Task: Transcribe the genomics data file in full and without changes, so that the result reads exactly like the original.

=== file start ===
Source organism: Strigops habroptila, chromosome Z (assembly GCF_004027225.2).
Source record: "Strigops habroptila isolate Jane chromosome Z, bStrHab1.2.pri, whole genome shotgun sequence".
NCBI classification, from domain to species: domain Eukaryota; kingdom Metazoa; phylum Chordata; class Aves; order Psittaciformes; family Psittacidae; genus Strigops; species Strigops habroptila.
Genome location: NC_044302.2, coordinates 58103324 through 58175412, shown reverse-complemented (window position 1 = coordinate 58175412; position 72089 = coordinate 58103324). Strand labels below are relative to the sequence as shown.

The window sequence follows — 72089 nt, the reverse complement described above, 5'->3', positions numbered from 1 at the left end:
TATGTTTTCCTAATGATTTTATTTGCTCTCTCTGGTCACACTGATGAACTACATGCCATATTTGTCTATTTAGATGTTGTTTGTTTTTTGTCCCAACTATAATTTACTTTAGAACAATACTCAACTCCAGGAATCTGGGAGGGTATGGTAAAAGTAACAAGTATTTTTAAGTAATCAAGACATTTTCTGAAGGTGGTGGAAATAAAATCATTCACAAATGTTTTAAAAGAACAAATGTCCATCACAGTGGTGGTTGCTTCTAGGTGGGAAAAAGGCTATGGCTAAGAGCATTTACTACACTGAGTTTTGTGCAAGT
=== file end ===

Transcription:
Source organism: Strigops habroptila, chromosome Z (assembly GCF_004027225.2).
Source record: "Strigops habroptila isolate Jane chromosome Z, bStrHab1.2.pri, whole genome shotgun sequence".
NCBI classification, from domain to species: domain Eukaryota; kingdom Metazoa; phylum Chordata; class Aves; order Psittaciformes; family Psittacidae; genus Strigops; species Strigops habroptila.
Genome location: NC_044302.2, coordinates 58103324 through 58175412, shown reverse-complemented (window position 1 = coordinate 58175412; position 72089 = coordinate 58103324). Strand labels below are relative to the sequence as shown.

The window sequence follows — 72089 nt, the reverse complement described above, 5'->3', positions numbered from 1 at the left end:
TATGTTTTCCTAATGATTTTATTTGCTCTCTCTGGTCACACTGATGAACTACATGCCATATTTGTCTATTTAGATGTTGTTTGTTTTTTGTCCCAACTATAATTTACTTTAGAACAATACTCAACTCCAGGAATCTGGGAGGGTATGGTAAAAGTAACAAGTATTTTTAAGTAATCAAGACATTTTCTGAAGGTGGTGGAAATAAAATCATTCACAAATGTTTTAAAAGAACAAATGTCCATCACAGTGGTGGTTGCTTCTAGGTGGGAAAAAGGCTATGGCTAAGAGCATTTACTACACTGAGTTTTGTGCAAGT